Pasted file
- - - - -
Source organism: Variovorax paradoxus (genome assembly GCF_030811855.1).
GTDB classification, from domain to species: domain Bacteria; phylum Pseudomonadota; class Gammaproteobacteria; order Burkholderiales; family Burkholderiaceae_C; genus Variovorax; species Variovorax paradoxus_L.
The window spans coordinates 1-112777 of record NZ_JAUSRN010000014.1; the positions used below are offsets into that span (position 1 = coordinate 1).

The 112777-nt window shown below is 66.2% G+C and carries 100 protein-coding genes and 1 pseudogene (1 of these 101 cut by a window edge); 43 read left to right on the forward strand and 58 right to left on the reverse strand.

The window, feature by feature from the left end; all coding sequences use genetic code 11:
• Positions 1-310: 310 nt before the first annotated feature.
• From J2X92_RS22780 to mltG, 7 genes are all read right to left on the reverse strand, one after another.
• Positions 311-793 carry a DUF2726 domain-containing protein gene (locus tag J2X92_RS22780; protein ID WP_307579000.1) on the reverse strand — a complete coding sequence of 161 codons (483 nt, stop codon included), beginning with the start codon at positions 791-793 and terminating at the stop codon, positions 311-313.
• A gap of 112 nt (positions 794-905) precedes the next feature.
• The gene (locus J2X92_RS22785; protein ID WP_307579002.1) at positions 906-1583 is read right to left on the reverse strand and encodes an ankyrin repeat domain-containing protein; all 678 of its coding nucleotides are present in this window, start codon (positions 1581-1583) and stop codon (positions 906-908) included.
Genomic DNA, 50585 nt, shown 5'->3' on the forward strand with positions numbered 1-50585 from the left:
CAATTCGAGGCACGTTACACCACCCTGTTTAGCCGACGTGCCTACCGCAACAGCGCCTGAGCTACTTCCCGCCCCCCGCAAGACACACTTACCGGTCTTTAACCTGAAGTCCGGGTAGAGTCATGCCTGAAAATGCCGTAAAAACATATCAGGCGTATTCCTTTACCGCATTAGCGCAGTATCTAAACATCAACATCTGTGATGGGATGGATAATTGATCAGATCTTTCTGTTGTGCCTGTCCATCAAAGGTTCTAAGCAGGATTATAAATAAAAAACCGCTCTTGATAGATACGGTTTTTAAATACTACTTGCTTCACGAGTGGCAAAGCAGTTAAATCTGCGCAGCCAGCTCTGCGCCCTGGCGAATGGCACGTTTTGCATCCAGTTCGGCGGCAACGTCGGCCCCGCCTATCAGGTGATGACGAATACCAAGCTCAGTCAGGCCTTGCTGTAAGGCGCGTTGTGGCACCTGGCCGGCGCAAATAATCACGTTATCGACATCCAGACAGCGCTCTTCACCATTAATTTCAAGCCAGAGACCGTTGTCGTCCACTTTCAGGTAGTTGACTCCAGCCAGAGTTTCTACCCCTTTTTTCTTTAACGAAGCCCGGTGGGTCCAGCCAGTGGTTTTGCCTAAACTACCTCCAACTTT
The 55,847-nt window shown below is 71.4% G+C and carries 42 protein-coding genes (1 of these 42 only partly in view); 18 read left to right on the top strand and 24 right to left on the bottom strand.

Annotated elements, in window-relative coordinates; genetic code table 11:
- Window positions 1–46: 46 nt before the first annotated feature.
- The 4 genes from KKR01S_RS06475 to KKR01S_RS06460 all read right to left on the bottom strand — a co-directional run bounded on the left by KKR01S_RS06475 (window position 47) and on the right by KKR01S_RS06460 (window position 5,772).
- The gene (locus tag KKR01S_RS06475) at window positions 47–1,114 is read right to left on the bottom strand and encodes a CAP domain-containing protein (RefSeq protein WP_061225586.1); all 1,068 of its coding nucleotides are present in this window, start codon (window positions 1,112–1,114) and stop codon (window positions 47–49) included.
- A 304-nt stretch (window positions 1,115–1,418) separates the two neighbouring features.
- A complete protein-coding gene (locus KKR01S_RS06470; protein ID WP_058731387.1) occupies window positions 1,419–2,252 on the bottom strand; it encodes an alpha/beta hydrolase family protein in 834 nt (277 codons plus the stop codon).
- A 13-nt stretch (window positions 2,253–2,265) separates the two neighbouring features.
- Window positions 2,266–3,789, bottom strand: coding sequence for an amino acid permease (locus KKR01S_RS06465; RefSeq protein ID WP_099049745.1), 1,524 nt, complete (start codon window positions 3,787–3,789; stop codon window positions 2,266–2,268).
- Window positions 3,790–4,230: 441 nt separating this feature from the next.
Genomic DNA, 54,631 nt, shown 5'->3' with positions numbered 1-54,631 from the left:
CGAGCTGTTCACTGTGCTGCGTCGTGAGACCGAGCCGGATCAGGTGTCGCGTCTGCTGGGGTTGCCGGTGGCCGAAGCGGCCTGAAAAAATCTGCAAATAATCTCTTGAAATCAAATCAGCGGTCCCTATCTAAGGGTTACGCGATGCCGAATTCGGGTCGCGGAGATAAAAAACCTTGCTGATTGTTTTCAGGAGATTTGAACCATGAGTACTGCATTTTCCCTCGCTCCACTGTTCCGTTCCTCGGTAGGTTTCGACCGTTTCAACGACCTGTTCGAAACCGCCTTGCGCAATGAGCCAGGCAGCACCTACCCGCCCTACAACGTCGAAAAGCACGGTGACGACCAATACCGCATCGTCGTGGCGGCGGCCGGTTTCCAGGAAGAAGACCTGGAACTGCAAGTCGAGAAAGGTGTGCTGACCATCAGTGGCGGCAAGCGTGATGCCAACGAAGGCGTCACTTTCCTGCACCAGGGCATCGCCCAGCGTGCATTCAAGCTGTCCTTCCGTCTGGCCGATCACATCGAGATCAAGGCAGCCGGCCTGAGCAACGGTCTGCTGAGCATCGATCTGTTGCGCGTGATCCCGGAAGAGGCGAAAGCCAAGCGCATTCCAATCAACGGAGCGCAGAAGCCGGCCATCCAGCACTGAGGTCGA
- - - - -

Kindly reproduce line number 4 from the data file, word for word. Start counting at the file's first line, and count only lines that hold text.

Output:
The 112777-nt window shown below is 66.2% G+C and carries 100 protein-coding genes and 1 pseudogene (1 of these 101 cut by a window edge); 43 read left to right on the forward strand and 58 right to left on the reverse strand.